Nouuelle description de Poloigne & Hongrie
|Title||Nouuelle description de Poloigne & Hongrie |
|Alternative Title||Nouvelle description de Poloigne & Hongrie |
|Detailed view (zoom)||http://content.lib.washington.edu/mapsweb/images/Viewer/PoloigneHongrie_Uncat.html |
|Cartographer||Müenster, Sebastian, 1489-1552|
|Century Published||16th century|
|Publication Date||1552? |
|Publisher||Müenster, Sebastian 1489-1552|
|Place of Publication||Switzerland--Basel |
|Original Source||"Cosmographei." Munster, Sebastian. Basileae: Henrichi Petri, 1552. |
|Descriptive Notes||Woodblock relief print in ink with metal plate used for text.|
Relief shown pictorially.
Printed in center of top in cartouche:
"Nouuelle description de Poloigne & Hongrie."
A description of the map is printed on the verso:
"Novs-Presenton Savx Lectevrsen ceste table la description de Poloigne & Hongrie…10."
Depicts Poland, Hungary, Czech Republic and Slovakia and the region east to "Moscovia". Also shows borders with Bosnia, Dalmatia and Bulgaria in the South and Prussia in the northeast. Major rivers, bodies of water as well as mountains, forests, and pictorial cities are shown.
|Contextual Notes||Sebastian Müenster (1489-1552) was a major writer, scholar, cosmographer and cartographer (Short, 108; Tooley, 454; Portinaro and Knirsch, 317). In 1505, Müenster entered a Franciscan order in Heidelberg. He later studied mathematics, geography, astronomy, cosmology and Hebrew. He produced 80 books on religion. He published several editions of Ptolemy's "Geographia" with many of his own woodcut maps including this map. Müenster was one of the first cartographers to make use of metal plates to print text on woodcut maps (Skelton, 39-40; Burden, 15-7). He also invited other mapmakers in Germany to send him maps of their local areas so that he could combine them into an accurate map of Germany. In 1544, he published his best known work "Cosmography" in Geneva. In its first edition, "Cosmography" contained 659 pages including 520 woodcut maps and drawings. In1548, this work contained 818 pages and 725 woodcuts. In 1550 the work contained 1,233 pages and 910 woodcuts. Throughout the sixteenth century this work was extremely influential and considered a major source of "geographical, historical, and scientific knowledge" (Short, 108-9). Müenster's work contains a heterogeneous set of knowledge including explanations of "the phoenix, goblins, and spirits." It also contains material discussing "the one-eyed and large-eared people who were supposed to inhabit parts of India" information about latitude and longitude, and royal genealogies. The work also contains maps of many different types including world maps, country maps, regional maps and city maps (Short, 109).|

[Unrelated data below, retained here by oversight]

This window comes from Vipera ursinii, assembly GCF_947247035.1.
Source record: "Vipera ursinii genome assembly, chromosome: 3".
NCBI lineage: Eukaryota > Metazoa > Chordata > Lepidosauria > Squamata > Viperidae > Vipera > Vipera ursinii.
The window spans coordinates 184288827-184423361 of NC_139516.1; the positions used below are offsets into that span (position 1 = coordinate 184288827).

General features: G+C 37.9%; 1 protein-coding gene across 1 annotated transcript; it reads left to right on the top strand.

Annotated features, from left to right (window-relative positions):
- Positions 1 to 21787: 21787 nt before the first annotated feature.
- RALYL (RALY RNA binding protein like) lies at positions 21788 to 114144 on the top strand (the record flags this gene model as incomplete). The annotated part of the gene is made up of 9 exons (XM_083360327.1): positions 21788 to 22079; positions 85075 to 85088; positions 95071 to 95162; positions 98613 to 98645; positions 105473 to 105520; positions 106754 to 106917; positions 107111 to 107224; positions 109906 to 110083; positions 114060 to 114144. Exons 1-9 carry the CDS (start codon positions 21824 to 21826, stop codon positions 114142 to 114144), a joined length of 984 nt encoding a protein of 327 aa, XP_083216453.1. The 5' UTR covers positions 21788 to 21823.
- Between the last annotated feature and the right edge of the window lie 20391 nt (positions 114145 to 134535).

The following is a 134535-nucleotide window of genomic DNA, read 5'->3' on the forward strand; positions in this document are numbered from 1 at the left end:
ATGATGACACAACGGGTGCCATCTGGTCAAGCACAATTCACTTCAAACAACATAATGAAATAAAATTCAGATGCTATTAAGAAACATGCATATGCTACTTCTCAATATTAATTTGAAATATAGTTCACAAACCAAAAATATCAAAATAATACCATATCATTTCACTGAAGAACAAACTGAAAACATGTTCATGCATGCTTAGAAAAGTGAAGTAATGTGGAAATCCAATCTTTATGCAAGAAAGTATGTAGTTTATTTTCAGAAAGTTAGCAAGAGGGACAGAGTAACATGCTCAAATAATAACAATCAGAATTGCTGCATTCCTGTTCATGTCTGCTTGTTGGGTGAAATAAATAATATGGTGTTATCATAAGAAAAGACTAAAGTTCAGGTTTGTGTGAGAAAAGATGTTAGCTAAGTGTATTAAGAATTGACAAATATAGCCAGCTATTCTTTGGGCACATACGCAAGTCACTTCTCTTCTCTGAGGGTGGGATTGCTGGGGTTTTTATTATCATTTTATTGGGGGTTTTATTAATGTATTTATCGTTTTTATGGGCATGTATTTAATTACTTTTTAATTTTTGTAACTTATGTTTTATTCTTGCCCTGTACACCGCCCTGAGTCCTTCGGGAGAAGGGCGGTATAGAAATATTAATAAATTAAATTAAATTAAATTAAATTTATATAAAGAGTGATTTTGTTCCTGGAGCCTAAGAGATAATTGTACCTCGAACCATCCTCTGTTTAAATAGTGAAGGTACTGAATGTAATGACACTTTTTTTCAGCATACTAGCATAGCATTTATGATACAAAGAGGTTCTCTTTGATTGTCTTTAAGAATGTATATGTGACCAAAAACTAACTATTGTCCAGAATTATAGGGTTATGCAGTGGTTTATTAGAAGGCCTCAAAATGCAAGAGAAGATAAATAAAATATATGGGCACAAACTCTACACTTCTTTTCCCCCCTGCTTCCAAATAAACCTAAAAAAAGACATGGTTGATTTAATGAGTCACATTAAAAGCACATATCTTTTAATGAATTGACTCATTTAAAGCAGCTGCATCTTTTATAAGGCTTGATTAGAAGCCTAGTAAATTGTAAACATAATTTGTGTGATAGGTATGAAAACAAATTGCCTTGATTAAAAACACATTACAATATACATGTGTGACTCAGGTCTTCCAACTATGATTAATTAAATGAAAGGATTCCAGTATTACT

Burden, Philip D. "Mapping of North America: A List of Printed Maps 1511-1670." Ricmansworth, Herts.: Raleigh Publications, 1996.
Pierluigi, Portinaro and Franco Knirsch. "The Cartography of North America 1500-1800." New York: Facts on File, Inc., 1987.
Short, John Rennie. "The World Through Maps: A History of Cartography." Buffalo, NY: Firefly Books Ltd., 2003.
Skelton, R. A. "Decorative Printed Maps of the Fifteenth to Eighteenth Centuries." London: Staple Press Ltd., 1952.
Tooley, Ronald Vere. "Tooley's Dictionary of Mapmakers." Hertfordshire: Map Collector Publications Limited, 1979.
|Location Depicted||Europe, Eastern|
|Subjects (LCSH)||Hungary--Maps-Early works to 1800.; Poland-Maps-Early works to 1800. |
|Digital Collection||World and Regional Maps, 16th to the 19th centuries|
|Digital ID Number||MAP085 |
|Ordering Information||For information about digital reproductions, please email firstname.lastname@example.org. Please cite the Digital ID number. |
|Repository||University of Washington Libraries. Special Collections Division.|
|Repository Collection||Rare Map Collection. G6031 1552 M83 [Map uncataloged]. |
|Physical Description||27 x 35 cm. |
|Condition||Has centerfold. Some color has bled through to verso. Acquisition information written in pencil on verso. Tape on verso on four corners. Some foxing throughout. |
|Digital Reproduction Information||Scanned from original map at 600 dpi in TIFF format, resized and enhanced at 400 ppi using Adobe Photoshop, and imported as JPEG2000 using ContentDM's software JPEG2000 Extension. 2008. |
|Acquisition||The Janice Ruth Johnson Memorial Map Collection donated by Professor W. Vance Johnson, Ellensburg, Washington, 1990. |